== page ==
Game, set, match: Cal out in semifinals of Pac-12 championship

Photo of a girl playing tennis.
Gabriel Nuer/Staff

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The Cal women’s tennis season is winding down. For many Cal teams, that often means Pac-12 championships are just around the corner. As the Bears embarked on a trip to Ojai, where the tournament has been held for many decades, they prepared to capture one of the ultimate titles of the season.

Going in as defending champions, the team certainly faced a lot of pressure. Unfortunately for the Bears, they weren’t able to repeat their successes again this year. Beating Utah in their first match 4-0, they couldn’t bypass Arizona State and fell 3-4 in the semifinals. The loss was bittersweet, as ASU remained the only team the Bears lost to in the conference this season after going 8-1.

Of course, the team already had an important win under its belt: In April, it captured the regular season Pac-12 championship after a long-fought battle against Stanford in the Big Slam.

The match against Utah posed a stark parallel to Arizona State. While the first was a breeze, the second seemed much closer.

“It was a close match last time, it was a close match this time. It came down to 6-4 in the third (set), so it was anyone’s match,” said Cal head coach Amanda Augustus. “We’ve won a ton of matches, I don’t want this to take away from everything — we’re in the top 10 in the country, this is one match.”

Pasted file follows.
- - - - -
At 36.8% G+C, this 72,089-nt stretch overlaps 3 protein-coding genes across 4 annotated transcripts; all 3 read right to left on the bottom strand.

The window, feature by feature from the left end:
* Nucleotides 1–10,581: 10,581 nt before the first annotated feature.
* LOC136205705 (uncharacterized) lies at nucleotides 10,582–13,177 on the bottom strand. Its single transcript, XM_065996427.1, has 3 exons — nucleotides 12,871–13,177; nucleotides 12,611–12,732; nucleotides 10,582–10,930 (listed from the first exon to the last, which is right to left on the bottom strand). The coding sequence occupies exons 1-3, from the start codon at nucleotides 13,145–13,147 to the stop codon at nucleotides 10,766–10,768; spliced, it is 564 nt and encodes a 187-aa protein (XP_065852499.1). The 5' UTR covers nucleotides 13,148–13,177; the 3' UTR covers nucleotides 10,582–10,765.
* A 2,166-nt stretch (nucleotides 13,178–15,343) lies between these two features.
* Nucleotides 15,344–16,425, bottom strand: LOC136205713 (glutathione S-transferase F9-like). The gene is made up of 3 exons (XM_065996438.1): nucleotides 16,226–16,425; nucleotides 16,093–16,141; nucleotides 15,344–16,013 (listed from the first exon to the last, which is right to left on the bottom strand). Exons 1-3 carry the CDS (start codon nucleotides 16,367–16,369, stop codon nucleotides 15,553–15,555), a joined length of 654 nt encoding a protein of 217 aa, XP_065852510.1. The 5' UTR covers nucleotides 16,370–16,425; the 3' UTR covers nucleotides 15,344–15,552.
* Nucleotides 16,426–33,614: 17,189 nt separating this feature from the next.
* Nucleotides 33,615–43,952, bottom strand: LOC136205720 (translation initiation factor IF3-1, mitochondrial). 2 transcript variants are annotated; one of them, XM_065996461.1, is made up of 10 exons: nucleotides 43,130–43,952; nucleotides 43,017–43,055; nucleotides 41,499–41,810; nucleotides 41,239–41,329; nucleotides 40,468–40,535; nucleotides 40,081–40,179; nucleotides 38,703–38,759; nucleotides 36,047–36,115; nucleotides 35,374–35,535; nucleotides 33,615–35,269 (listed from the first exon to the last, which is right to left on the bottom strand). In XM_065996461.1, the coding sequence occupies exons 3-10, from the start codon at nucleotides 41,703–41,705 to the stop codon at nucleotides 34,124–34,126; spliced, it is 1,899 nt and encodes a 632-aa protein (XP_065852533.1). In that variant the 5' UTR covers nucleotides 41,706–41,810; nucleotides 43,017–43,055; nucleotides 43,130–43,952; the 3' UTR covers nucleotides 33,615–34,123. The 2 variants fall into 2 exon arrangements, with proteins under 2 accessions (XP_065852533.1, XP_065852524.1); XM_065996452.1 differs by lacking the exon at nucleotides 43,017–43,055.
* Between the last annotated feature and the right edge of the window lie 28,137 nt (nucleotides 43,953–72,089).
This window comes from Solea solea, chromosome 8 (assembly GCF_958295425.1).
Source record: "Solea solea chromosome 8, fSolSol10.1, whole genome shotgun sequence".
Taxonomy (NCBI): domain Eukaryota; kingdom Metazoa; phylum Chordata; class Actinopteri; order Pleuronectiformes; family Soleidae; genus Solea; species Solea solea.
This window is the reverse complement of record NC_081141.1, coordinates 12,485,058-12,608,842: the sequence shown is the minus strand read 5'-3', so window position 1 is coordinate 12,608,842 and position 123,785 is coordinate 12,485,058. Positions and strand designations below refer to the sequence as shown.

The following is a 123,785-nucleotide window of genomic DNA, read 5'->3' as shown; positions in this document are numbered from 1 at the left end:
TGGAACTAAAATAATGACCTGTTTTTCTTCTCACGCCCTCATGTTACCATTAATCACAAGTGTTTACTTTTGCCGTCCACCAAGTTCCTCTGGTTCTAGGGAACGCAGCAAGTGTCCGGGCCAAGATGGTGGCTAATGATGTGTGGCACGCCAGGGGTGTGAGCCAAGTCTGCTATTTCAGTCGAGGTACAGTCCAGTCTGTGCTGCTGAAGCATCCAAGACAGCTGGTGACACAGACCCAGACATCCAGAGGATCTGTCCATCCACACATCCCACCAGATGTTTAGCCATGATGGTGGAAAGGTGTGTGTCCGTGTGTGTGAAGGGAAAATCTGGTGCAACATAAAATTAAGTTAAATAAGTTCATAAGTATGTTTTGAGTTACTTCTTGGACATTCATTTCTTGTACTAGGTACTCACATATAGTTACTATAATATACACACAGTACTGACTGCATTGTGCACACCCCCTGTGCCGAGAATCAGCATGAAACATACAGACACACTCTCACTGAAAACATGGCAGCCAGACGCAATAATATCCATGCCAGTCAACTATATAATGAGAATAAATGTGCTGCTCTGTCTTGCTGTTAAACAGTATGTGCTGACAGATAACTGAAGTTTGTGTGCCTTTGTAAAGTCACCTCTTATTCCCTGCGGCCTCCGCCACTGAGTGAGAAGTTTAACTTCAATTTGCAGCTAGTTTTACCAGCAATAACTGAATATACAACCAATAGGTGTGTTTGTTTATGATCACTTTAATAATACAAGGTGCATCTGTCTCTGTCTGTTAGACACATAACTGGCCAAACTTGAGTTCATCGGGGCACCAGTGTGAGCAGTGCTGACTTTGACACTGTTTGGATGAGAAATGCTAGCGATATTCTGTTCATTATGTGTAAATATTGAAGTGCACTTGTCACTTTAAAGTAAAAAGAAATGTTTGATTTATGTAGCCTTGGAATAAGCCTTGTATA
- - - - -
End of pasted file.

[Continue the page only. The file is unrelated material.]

Against Utah in the quarterfinal — first-seeded Cal got a bye in the first round — Cal clinched the doubles point early on and continued the momentum, going on to win all of its singles matches.

In the semifinals against Arizona State, the doubles also started off strong. Cal juniors Haley Giavara and Valentina Ivanov clinched a victory on court one after a tiebreak, winning out 7-6(3). In singles, Cal lost the first two matches, making the score 2-1 to the Sun Devils. Then, Cal’s newest freshman Katja Wiersholm and senior Julia Rosenqvist won their matches narrowly on courts three and four, respectively.

Playing one of three three-setters of the day, Rosenqvist started off confident in the first set but conceded more and more unforced errors in the second.

“Jankowski is a very good opponent. All respect to her, she fights all the way all the time,” Rosenqvist said, “First set I had a really good strategy, and I knew I executed it great, and then I got a little too confident with it and started making unforced errors.”

Becoming more disciplined with her shots, the senior beat out her Arizona opponent to lift the blue and gold up 3-2. Two of the Bears, however, went on to lose their matches after long three-set battles. It is tough, Rosenqvist said, to accept that the team has lost even when you win individually.

Freshman Jessica Alsola was beaten in the third set after losing the first 3-6 but taking the second 6-2. Hannah Viller Moeller was the last Bear left standing as she battled for Cal’s place in the final. Losing the last set 6-4 — the smallest winning margin for a set without a tiebreak — it was a very close loss.

“I told all the girls after the game — we’re all super disappointed and sad about the loss — but I told them: We have a great team, and I believe in every one of them and I just want us all to see this,” said Rosenqvist following the last Pac-12 championship of her collegiate career.

The final stretch of the season will be the NCAA championships, in which both the team and individual players and doubles teams could have the chance to make a deep run. After a relatively successful season, this will be the final culmination of the great tennis Cal has displayed over the spring.

Maria Kholodova covers women’s tennis. Contact her at [email protected].